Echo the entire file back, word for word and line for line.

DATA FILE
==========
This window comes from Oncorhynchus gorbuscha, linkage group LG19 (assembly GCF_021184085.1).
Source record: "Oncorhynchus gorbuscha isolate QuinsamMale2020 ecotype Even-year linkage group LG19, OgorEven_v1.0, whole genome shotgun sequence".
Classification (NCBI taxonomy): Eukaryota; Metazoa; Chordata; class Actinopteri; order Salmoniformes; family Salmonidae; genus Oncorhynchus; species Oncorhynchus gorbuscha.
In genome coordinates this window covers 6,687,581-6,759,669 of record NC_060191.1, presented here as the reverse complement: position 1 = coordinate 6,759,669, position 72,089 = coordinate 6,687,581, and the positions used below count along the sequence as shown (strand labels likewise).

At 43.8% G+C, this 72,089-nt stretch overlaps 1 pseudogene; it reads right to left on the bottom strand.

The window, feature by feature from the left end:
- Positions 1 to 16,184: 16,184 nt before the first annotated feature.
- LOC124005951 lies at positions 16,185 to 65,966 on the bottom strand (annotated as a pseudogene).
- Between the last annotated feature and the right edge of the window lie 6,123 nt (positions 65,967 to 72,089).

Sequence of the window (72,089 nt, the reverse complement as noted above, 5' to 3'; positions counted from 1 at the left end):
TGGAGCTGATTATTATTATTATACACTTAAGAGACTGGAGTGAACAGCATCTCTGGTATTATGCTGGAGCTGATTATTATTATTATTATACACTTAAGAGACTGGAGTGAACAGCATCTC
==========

This window comes from Oncorhynchus gorbuscha, linkage group LG19 (assembly GCF_021184085.1).
Source record: "Oncorhynchus gorbuscha isolate QuinsamMale2020 ecotype Even-year linkage group LG19, OgorEven_v1.0, whole genome shotgun sequence".
Classification (NCBI taxonomy): Eukaryota; Metazoa; Chordata; class Actinopteri; order Salmoniformes; family Salmonidae; genus Oncorhynchus; species Oncorhynchus gorbuscha.
In genome coordinates this window covers 6,687,581-6,759,669 of record NC_060191.1, presented here as the reverse complement: position 1 = coordinate 6,759,669, position 72,089 = coordinate 6,687,581, and the positions used below count along the sequence as shown (strand labels likewise).

At 43.8% G+C, this 72,089-nt stretch overlaps 1 pseudogene; it reads right to left on the bottom strand.

The window, feature by feature from the left end:
- Positions 1 to 16,184: 16,184 nt before the first annotated feature.
- LOC124005951 lies at positions 16,185 to 65,966 on the bottom strand (annotated as a pseudogene).
- Between the last annotated feature and the right edge of the window lie 6,123 nt (positions 65,967 to 72,089).

Sequence of the window (72,089 nt, the reverse complement as noted above, 5' to 3'; positions counted from 1 at the left end):
TGGAGCTGATTATTATTATTATACACTTAAGAGACTGGAGTGAACAGCATCTCTGGTATTATGCTGGAGCTGATTATTATTATTATTATACACTTAAGAGACTGGAGTGAACAGCATCTC